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I've heard of two Clojure based web application frameworks: Webjure and Compojure. Can someone let me know which is better?

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These names are getting silly now. –  Dan Dyer Jan 11 '09 at 21:44
    
@Dan: I'm waiting for Abjure, if it doesn't already exist! –  J Cooper Jan 11 '09 at 21:56

8 Answers 8

Now you can add Ring to the list. All of these frameworks are very new and likely to evolve (or die) quickly, but Compojure does seem to be the most actively developed based on the past 6 months or so.

"Better" is too subjective a question to get a definitive answer to. Try them all and see what works.

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14  
Ring is not a competitor to Compojure; Compojure is built on top of Ring. –  Stefan Tilkov Sep 13 '10 at 22:01

Compojure has been working very well for me so far. I like the simplicity of the design, the flexibility and the fact that it encourages a nice idiomatic functional style.

Sample server:

(use 'compojure)

(defroutes my-app
  (GET "/index.html"
    (html 
      [:h1 "Hello World!!"]
      [:body "This is some text"]))
  (ANY "*"
    [404 "Page not found"]))

(run-server {:port 80}
  "/*" (servlet my-app))

Note that Compojure uses Ring internally.

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Now, there is also a new one named Noir build on top of compojure. Really recommended, especially with Heroku.

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Compojure seems to be getting the most buzz right now. Not necessarily indicative of quality, but the one with the most eyes will probably evolve the fastest.

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There is also Moustache, which is what I use in TryClojure, along with Ring. It's pretty awesome.

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Compojure is based on Ring, which is a low-level framework that doesn't attempt to hide much of HTTP. It's similar to WSGI (Python) or Rack (Ruby). Ring has a concept of middleware, small pieces of code that can do something meaningful with an HTTP request and/or response, such as dump header infos, manage cookies etc. Compojure is a higher-level framework, somewhat similar to Ruby's Sinatra. Its aim is to provide a convenient API (or DSL, if you prefer) for most tasks a Web app developer faces. It's usually used together with an HTML generation library, such as Hiccup.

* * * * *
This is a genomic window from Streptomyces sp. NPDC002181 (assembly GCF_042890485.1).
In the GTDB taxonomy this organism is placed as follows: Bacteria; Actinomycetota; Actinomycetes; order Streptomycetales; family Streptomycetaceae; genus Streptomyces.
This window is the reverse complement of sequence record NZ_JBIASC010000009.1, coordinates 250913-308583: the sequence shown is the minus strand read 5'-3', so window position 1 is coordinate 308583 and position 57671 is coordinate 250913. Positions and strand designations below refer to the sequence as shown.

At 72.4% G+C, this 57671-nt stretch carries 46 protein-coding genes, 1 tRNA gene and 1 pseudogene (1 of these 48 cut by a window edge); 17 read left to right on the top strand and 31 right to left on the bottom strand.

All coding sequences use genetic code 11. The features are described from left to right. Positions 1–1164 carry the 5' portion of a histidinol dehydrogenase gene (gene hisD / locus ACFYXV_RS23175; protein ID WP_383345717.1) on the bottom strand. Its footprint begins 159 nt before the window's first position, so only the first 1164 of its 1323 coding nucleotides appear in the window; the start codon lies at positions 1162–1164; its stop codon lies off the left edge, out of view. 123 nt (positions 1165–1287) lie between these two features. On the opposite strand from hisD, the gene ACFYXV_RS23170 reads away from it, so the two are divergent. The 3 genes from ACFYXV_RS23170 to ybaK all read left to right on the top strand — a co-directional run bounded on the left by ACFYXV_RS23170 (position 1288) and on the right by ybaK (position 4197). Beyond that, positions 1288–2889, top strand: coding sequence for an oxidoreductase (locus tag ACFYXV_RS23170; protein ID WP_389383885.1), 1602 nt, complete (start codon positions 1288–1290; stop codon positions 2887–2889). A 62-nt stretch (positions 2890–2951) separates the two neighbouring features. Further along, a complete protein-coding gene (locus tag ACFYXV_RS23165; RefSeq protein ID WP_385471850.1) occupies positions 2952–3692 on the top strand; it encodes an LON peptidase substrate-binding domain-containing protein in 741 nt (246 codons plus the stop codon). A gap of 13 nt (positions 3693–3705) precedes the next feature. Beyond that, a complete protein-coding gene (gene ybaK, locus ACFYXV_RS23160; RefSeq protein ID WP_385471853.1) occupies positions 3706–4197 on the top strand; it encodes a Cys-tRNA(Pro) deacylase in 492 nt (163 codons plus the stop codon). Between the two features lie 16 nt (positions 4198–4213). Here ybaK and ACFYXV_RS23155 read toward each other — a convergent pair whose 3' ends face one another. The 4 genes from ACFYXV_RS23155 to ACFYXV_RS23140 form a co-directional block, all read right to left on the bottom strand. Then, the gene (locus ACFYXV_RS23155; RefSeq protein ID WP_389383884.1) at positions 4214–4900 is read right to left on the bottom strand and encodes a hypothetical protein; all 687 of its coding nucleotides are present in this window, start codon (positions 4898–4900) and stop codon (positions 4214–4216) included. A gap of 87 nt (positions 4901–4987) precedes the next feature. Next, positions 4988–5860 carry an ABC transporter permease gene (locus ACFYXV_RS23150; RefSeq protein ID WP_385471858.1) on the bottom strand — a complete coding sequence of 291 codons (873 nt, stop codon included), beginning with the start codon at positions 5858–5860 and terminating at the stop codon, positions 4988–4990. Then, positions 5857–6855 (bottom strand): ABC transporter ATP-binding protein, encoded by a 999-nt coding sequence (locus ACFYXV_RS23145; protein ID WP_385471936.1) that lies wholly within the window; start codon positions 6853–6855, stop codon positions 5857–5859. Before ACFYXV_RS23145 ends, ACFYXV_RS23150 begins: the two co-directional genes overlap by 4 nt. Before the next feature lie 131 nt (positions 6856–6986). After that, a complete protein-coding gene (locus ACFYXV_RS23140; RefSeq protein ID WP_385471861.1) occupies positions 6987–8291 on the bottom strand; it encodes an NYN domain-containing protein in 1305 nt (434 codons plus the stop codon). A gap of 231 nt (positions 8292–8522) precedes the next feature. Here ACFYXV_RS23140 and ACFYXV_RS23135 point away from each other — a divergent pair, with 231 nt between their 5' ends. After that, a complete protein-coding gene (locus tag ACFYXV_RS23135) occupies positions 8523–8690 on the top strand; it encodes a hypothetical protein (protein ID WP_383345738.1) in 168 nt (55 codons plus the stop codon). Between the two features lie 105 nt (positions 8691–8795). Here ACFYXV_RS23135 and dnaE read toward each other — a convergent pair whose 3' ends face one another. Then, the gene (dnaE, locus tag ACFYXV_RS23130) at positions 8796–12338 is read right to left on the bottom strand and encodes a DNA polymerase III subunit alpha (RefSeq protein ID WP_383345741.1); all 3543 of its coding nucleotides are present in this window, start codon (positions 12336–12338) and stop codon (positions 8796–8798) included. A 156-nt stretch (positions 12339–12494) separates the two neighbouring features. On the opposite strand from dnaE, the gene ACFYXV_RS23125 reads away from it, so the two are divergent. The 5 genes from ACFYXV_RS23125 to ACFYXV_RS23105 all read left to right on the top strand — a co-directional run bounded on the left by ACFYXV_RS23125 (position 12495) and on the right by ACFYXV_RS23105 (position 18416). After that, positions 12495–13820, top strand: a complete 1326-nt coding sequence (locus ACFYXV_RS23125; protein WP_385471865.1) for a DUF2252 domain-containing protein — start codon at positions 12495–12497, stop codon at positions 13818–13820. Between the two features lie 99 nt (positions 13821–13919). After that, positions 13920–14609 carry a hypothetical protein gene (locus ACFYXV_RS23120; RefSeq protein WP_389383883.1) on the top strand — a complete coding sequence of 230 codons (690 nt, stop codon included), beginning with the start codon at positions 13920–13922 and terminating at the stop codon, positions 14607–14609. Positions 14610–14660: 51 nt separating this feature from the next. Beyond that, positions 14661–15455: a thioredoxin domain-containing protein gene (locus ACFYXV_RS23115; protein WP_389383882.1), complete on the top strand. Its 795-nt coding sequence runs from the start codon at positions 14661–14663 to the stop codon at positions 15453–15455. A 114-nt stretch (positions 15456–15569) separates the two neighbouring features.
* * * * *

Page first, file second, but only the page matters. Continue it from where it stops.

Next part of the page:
I haven't heard much about Webjure in the last few months, I'm not sure it's in active development (but I'd be interested to find out more). It precedes Ring, AFAICT, which seems to have become somewhat of a standard for Clojure Web frameworks.

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I second Rayne's recommendation on Moustache.

Right now, we are using Ring (base layer, middleware), Moustache (routing), Hiccup (html generation). We just began using Compass for CSS (http://compass-style.org/). So far, I'm happy with this collection of small libraries rather than a big "complete stack" framework (Django, Rails, ect...).

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I've been building a project for my own use using Compojure and it has worked out great. It doesn't really get in the way very much and lets you focus on what's important, your problem domain. The project is about 1100 lines of clojure just to give you an idea of the size.

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